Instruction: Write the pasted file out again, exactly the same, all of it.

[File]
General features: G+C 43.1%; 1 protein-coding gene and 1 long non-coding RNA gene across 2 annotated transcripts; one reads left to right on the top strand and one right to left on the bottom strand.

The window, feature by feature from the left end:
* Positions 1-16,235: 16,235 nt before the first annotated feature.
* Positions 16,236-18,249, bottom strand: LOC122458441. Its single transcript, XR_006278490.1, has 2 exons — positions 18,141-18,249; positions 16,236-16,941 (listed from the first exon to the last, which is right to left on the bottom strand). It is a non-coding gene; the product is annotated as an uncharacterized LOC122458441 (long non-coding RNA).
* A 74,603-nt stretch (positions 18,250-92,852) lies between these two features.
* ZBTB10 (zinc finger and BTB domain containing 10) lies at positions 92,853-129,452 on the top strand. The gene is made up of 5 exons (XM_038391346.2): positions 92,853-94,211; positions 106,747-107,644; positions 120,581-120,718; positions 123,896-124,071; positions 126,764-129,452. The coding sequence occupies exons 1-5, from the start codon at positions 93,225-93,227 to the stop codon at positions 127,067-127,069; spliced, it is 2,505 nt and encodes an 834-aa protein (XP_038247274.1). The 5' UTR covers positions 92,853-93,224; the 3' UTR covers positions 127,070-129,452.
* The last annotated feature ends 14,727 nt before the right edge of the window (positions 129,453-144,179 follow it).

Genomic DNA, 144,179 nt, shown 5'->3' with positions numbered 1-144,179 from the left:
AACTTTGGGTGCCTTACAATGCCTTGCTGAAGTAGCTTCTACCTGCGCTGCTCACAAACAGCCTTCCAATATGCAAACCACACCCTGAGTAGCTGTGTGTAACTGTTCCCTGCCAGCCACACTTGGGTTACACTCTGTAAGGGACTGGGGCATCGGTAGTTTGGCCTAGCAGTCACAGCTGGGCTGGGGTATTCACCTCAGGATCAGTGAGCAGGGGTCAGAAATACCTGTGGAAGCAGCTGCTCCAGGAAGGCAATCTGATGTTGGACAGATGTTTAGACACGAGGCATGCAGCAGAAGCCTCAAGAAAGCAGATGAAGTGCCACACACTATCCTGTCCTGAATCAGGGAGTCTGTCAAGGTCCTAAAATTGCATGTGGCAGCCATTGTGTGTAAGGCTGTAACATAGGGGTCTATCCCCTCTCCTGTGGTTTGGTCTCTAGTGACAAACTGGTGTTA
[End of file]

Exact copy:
General features: G+C 43.1%; 1 protein-coding gene and 1 long non-coding RNA gene across 2 annotated transcripts; one reads left to right on the top strand and one right to left on the bottom strand.

The window, feature by feature from the left end:
* Positions 1-16,235: 16,235 nt before the first annotated feature.
* Positions 16,236-18,249, bottom strand: LOC122458441. Its single transcript, XR_006278490.1, has 2 exons — positions 18,141-18,249; positions 16,236-16,941 (listed from the first exon to the last, which is right to left on the bottom strand). It is a non-coding gene; the product is annotated as an uncharacterized LOC122458441 (long non-coding RNA).
* A 74,603-nt stretch (positions 18,250-92,852) lies between these two features.
* ZBTB10 (zinc finger and BTB domain containing 10) lies at positions 92,853-129,452 on the top strand. The gene is made up of 5 exons (XM_038391346.2): positions 92,853-94,211; positions 106,747-107,644; positions 120,581-120,718; positions 123,896-124,071; positions 126,764-129,452. The coding sequence occupies exons 1-5, from the start codon at positions 93,225-93,227 to the stop codon at positions 127,067-127,069; spliced, it is 2,505 nt and encodes an 834-aa protein (XP_038247274.1). The 5' UTR covers positions 92,853-93,224; the 3' UTR covers positions 127,070-129,452.
* The last annotated feature ends 14,727 nt before the right edge of the window (positions 129,453-144,179 follow it).

Genomic DNA, 144,179 nt, shown 5'->3' with positions numbered 1-144,179 from the left:
AACTTTGGGTGCCTTACAATGCCTTGCTGAAGTAGCTTCTACCTGCGCTGCTCACAAACAGCCTTCCAATATGCAAACCACACCCTGAGTAGCTGTGTGTAACTGTTCCCTGCCAGCCACACTTGGGTTACACTCTGTAAGGGACTGGGGCATCGGTAGTTTGGCCTAGCAGTCACAGCTGGGCTGGGGTATTCACCTCAGGATCAGTGAGCAGGGGTCAGAAATACCTGTGGAAGCAGCTGCTCCAGGAAGGCAATCTGATGTTGGACAGATGTTTAGACACGAGGCATGCAGCAGAAGCCTCAAGAAAGCAGATGAAGTGCCACACACTATCCTGTCCTGAATCAGGGAGTCTGTCAAGGTCCTAAAATTGCATGTGGCAGCCATTGTGTGTAAGGCTGTAACATAGGGGTCTATCCCCTCTCCTGTGGTTTGGTCTCTAGTGACAAACTGGTGTTA